Have you heard of ‘Bare Minimum Mondays’? It’s the most recently coined term added to a growing list of new workplace trends in a post-pandemic world, where many businesses are struggling with skilled staffing shortages.
‘Sunday Scaries’ is yet another new workplace term, describing the anxiety some employees feel on a Sunday night. According to LinkedIn research, nearly 80 percent of employees suffer from a cloud of dread that hangs over them typically on a Sunday.
A 2015 global poll by Monster concurred that Monday is the least popular day of the week for employees, it found that 76 percent of respondents reported feeling “really bad” on Monday.
Another study published in the Journal of Applied Psychology “The Time of the Week Effect in Productivity: An Empirical Examination Using Time Series Analysis” conducted by researchers from the University of Melbourne and the University of Auckland, also found that productivity is generally lower on Monday with employees tending to be more productive on Tuesday and Wednesday but productivity declines again at end of the week.
Research does suggest that Mondays can be a challenging day for employees but why?
- The weekend effect: After having time off on the weekend, it can be difficult for some people to get back into the work mindset, resulting in a slower start and difficulty focusing on tasks.
- Sleep deprivation: Many people tend to stay up later on weekends and may not get as much sleep as they need.
- Stress and anxiety: Monday can be a stressful day for some people as they face a new work week and the pressures and deadlines that come with it.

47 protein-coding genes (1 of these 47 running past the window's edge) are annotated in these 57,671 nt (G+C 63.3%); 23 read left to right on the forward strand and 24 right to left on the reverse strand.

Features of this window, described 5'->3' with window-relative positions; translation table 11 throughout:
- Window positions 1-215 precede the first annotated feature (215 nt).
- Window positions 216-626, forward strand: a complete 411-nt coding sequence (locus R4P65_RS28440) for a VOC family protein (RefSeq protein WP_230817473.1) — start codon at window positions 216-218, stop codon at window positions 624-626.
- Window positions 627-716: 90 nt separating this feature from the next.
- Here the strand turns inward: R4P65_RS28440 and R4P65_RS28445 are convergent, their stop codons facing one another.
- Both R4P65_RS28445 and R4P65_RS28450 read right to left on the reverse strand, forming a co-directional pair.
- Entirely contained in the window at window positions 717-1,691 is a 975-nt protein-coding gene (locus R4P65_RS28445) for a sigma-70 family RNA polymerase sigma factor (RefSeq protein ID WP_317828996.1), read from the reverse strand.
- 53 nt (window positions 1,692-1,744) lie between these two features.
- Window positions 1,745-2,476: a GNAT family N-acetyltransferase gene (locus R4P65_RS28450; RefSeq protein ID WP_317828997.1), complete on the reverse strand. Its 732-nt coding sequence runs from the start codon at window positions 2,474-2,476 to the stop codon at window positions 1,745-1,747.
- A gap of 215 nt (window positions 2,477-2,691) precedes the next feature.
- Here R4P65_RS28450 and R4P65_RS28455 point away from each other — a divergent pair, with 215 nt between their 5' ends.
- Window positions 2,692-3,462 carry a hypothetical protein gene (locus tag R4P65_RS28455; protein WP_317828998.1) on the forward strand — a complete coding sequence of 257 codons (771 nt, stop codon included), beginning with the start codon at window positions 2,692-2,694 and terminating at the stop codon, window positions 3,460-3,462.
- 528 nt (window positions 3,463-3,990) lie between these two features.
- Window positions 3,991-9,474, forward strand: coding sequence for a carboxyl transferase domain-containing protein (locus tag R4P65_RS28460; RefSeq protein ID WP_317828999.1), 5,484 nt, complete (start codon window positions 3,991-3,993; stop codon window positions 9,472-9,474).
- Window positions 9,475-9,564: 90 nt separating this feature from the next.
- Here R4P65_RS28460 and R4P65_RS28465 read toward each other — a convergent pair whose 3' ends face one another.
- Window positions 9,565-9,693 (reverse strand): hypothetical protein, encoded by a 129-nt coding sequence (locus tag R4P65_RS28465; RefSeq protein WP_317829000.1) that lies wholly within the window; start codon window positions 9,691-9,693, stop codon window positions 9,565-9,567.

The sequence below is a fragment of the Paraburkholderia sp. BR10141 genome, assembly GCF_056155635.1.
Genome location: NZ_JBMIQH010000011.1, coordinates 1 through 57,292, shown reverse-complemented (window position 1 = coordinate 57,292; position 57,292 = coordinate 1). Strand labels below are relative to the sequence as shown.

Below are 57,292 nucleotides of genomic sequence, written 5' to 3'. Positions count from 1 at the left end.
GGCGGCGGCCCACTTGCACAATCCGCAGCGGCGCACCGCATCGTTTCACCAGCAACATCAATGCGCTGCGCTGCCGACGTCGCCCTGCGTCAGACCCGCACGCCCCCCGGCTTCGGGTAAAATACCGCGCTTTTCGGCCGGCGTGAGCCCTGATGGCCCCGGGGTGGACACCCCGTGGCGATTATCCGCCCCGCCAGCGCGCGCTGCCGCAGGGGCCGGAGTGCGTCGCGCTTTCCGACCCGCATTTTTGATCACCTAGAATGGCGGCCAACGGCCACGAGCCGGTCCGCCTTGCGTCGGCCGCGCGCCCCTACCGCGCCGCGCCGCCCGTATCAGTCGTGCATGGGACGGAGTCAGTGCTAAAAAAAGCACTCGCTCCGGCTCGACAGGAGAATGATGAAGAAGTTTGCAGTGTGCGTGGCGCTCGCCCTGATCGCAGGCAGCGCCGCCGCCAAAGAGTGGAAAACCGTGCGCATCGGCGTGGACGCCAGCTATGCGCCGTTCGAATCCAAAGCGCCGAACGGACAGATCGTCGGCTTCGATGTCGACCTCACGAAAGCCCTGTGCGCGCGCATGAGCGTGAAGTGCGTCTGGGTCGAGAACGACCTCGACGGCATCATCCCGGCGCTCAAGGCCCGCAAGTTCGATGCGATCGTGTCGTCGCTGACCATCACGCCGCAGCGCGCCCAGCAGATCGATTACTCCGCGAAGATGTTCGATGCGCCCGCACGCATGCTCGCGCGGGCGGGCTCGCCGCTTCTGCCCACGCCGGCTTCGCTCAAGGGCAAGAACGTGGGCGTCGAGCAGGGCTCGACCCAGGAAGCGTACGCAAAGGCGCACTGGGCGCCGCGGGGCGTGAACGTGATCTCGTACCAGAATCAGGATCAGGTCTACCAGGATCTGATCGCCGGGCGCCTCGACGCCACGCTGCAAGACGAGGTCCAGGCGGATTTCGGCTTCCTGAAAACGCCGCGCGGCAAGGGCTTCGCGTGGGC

- Distraction: It’s common for people to catch up with colleagues about their weekend activities on Monday morning or spend time checking emails and catching up on work from the previous week.
If employers understand these issues they can take steps to help employees be happier and more productive on Mondays. Solutions may include offering flexible work arrangements, providing support and resources for managing stress and anxiety, and creating a positive work environment that encourages employee engagement and job satisfaction.
According to Mary Blake, Employsure Head of Talent Acquisition, Bare Minimum Mondays, coupled with record-high employee burnout; pose serious threats to employee productivity and morale, both of which can affect a company’s bottom line.
She said: “If employers are already seeing the negative impact of this phenomenon in their workplaces, this could be the opportune time to fine-tune workplace practices.”
“Creating an employee experience that inspires individuals to show up to work each day is the most effective way to unlock employee engagement. A strong workplace culture can unify employees and ensuring management is well equipped to lead their teams successfully will more than likely help in reducing burnout.”
“Make Mondays less unpredictable. Employees can easily get stressed about the uncertainties of a Monday. Work with your managers or even your employees to create schedules for every Monday morning. Having a solid plan and knowing what they can expect on the first day of the week will help alleviate any fear or trepidation employees may have.”
“Normalise having a balance between work and life.
“The pandemic has forever changed the way work is viewed. For many, it’s been a re-assessment and re-alignment of priorities. Invite employees to review their work-life balance and create opportunities for healthy conversations,” concluded Mary.
Employers should foster a positive workplace culture that encourages collaboration, creativity, and innovation. This will help employees feel more engaged and motivated; and when they do, it can lead to improved productivity on Mondays and throughout the week.
Mandy has over 17 years of accommodation and tourism industry writing experience and is Editor of AccomNews & Resort News, Publisher of SchoolNews & Director of Multimedia Pty Ltd. She is a retired registered nurse with a 25-year NHS career that followed a few unforgettable years in hotel housekeeping.